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Professional Scrum Foundations in Salt Lake City, Utah

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This week I have been filling in for David Starr at a customer and it has been an experience. David had a family emergency and tapped me of all people to take the gig from him. So not only did Northwest Cadence have to rearrange my schedule to make sure that I could do this, but I had to brave Salt Lake City and Utah…

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Figure: Warm sunny Park City, Utah

Little did I realise that the Big Yin (Mr Starr) had a few surprises for me. The first surprise was that this was a team of Java developers and that I would be leading an Agile Engineering Practices Workshop as part of the engagement. But that was not all…no, David left the best one until I was well and truly committed…

I knew that I would have to spin up on the Professional Scrum Foundations course but that was just a mater of course, but the real sledge hammer came in the form of 68 students… um…no, that is not a type, it was 68 students over two runs of the two day course. Phew, but this is going to be fun…

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Figure: 32 people make a crowded room

I had not taught the Professional Scrum Foundations (PSF) course from Scrum.org before but David did a walkthrough at the last Face-2-Face and I had spun up on the course before. I was really excited as I think that this is a fantastic course. I had only the beginnings of an understanding of how good this course is before I taught it, but now this is the one course I would recommend for any agile or Scrum adoption.

It is by far the most well thought out course that it has been my pleasure to teach. It may just have been the awesome students, but I think that David has excelled himself here and whomever gets custodianship of the course next has large boots to fill.

On of the main goals of this course is to give teams practical knowledge of what they can achieve when they work as a team using Scrum. Thus there is a backlog of work that we actually ask students to work though and produce product by the end.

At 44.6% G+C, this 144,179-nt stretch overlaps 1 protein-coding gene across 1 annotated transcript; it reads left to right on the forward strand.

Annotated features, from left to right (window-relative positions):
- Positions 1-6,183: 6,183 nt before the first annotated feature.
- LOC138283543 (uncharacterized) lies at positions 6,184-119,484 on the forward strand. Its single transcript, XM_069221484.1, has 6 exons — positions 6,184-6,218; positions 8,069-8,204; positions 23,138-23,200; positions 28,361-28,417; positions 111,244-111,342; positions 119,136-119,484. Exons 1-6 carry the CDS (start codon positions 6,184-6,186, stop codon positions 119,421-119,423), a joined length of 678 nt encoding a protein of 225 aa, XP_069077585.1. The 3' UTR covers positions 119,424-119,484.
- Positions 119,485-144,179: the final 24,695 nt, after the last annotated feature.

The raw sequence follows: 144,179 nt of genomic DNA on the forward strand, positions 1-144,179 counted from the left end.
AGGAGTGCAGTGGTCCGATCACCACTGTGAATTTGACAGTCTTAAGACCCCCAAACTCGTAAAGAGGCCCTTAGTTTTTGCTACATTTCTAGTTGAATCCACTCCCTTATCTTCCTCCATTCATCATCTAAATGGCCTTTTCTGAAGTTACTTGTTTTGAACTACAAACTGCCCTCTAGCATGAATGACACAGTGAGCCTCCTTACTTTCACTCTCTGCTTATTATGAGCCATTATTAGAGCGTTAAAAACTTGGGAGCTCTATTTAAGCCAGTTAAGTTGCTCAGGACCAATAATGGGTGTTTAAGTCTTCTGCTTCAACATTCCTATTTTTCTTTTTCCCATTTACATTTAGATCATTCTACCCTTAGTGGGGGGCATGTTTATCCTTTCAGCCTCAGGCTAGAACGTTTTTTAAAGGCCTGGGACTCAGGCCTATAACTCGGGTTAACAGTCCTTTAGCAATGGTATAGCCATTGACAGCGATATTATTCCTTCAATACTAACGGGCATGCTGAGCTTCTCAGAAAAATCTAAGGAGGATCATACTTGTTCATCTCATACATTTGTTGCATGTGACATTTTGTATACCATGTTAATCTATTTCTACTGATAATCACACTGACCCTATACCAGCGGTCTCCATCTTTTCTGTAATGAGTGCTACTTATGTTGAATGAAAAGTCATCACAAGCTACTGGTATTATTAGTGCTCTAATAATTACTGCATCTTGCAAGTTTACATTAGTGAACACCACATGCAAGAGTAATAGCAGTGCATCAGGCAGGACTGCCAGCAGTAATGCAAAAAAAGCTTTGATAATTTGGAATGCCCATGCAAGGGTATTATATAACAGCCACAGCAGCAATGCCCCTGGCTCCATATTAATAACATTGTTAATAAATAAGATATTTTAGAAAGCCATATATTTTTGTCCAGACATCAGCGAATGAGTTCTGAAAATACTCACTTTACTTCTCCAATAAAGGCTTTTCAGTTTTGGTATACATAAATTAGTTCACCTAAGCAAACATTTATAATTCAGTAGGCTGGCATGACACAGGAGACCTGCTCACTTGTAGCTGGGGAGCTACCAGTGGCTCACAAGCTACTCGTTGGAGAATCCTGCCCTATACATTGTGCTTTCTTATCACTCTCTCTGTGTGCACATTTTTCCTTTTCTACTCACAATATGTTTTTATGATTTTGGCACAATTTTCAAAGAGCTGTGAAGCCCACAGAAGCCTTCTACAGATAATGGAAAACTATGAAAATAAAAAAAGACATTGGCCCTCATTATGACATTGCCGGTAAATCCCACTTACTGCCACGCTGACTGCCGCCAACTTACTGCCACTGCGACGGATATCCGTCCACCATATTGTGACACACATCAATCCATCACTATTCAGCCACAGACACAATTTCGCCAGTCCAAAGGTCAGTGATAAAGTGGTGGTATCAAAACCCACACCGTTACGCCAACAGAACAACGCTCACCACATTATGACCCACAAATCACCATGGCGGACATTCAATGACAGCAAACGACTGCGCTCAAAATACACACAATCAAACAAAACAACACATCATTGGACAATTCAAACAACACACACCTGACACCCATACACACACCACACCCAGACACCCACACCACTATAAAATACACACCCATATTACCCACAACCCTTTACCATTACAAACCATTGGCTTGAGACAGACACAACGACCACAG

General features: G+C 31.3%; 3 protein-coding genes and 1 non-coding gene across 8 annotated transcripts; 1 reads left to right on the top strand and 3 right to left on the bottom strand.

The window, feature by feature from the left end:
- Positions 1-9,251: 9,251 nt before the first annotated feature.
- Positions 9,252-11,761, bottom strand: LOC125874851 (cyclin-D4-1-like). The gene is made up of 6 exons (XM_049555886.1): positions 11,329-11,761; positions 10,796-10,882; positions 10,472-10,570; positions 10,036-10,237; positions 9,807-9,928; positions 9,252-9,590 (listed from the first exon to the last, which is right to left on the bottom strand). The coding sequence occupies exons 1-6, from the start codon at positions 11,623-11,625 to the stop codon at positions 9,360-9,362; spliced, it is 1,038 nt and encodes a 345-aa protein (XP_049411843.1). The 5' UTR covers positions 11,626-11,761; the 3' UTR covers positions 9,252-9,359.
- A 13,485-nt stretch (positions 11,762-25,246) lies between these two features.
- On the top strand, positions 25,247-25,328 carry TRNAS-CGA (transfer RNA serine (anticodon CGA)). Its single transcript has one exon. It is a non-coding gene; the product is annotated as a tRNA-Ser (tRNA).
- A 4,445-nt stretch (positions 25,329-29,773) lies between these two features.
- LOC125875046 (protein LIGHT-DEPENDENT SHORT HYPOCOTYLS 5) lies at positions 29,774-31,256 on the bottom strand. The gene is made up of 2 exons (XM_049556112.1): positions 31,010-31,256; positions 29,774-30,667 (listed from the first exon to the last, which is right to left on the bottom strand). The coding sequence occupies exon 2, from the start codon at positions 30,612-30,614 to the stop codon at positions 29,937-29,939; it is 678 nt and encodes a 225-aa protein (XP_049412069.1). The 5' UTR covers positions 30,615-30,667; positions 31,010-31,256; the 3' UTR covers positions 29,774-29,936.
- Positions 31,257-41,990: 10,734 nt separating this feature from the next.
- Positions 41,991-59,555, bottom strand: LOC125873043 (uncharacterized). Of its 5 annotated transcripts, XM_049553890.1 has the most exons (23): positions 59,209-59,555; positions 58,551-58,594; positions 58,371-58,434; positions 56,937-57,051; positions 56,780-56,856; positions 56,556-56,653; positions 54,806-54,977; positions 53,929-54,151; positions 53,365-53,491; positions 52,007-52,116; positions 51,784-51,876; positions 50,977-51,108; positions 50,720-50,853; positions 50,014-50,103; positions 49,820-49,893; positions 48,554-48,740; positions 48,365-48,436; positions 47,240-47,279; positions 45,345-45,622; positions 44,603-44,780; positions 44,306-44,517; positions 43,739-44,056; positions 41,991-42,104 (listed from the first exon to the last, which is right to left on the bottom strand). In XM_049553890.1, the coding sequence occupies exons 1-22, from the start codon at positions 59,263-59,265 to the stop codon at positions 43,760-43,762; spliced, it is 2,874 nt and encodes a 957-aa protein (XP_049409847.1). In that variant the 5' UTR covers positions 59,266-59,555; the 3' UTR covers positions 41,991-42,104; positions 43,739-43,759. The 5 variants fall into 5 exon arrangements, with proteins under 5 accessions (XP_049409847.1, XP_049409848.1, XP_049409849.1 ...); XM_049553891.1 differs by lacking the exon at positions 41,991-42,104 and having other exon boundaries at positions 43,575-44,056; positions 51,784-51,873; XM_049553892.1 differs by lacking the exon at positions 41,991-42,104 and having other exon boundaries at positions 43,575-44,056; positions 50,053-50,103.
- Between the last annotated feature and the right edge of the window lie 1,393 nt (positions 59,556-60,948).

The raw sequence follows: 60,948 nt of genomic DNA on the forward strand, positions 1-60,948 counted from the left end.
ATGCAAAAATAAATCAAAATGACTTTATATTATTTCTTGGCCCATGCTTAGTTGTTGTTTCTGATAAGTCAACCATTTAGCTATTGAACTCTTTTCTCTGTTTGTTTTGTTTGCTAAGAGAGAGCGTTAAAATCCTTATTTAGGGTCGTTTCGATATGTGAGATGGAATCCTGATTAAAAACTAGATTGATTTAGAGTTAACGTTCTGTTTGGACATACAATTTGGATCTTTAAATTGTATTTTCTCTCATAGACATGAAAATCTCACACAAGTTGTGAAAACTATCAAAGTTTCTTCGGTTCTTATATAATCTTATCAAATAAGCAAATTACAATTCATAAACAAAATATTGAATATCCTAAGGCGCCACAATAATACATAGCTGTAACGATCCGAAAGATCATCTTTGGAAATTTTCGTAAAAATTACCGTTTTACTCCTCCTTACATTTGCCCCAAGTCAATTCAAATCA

They initially don’t think that they can build anything in 30 minutes, but as they go through the sprints they suddenly find that not only can they build something in 30 minutes, but that if they work together they can do anything. I don’t tell them anything about “how” I want them to complete the backlog and I leave them to figure it out.

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Figure: What can you build in four 30 minute Sprints?

At first all but one team was building a home grown solution and finding difficulty in dealing with the bottleneck of having one or two programmers to a team. By the end of the second Sprint all but one team were using WordPress… Why?

The power of the Review & Retrospective!

Some of the power in these events is the understanding and cross pollination of good ideas. If you hear about a good experience that another team has encountered then you are likely to at least consider replicating it. Conversely, if you hear about a Sprint peppered by pain and suffering you are likely to want to know what not to try and do!

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Figure: Don’t be a Jackass

So, don’t be a jackass and learn not just from your own mistakes, but the shared mistakes of your organisation.

All in I think I had 13 teams so you can imagine the differences of skills and knowledge that were involved. Some teams has Scrum boards.

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Figure: The wonderful board of Team Jack@$$

Some teams stood up during their Daily Scrum.

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Figure: One team decided to Stand up during the Daily Scrum

Other teams were always asking the Product Owner for more information and some Product Owners spent all of their time grooming the backlog. Only one team had both.

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Figure: Ask the Oracle…ehm… Product Owner

At the end of the course, for the last sprint I had two curve balls to throw. The first was an integration exercise that really makes them sweat, the other was to introduce some common team dysfunctions. During Lunch I solicited a few moles to play the roll of the “hero” or the “absentee product owner” among other. All of these dysfunctions were not only noticed, but we spent some time looking at how this impacted the teams and what they did about it. All of them self-organised around it and non of them failed to deliver.

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Figure: Working together to achieve the goals

I thoroughly enjoyed my time in Utah and I look forward to going back and helping these fine folks out again. It was an eye-opening experience teaching so many, and I cheated a little for the TDD demonstration of the Engineering practices workshop and I did all of the demos in c#. While it felt a little bit like cheating, I did have 7 or 8 people following along, even one in Perl.

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Figure: Utah was nice, but it is good to be home

Well it is so long to Utah, another state ticked of my list, and I hope to be back soon…

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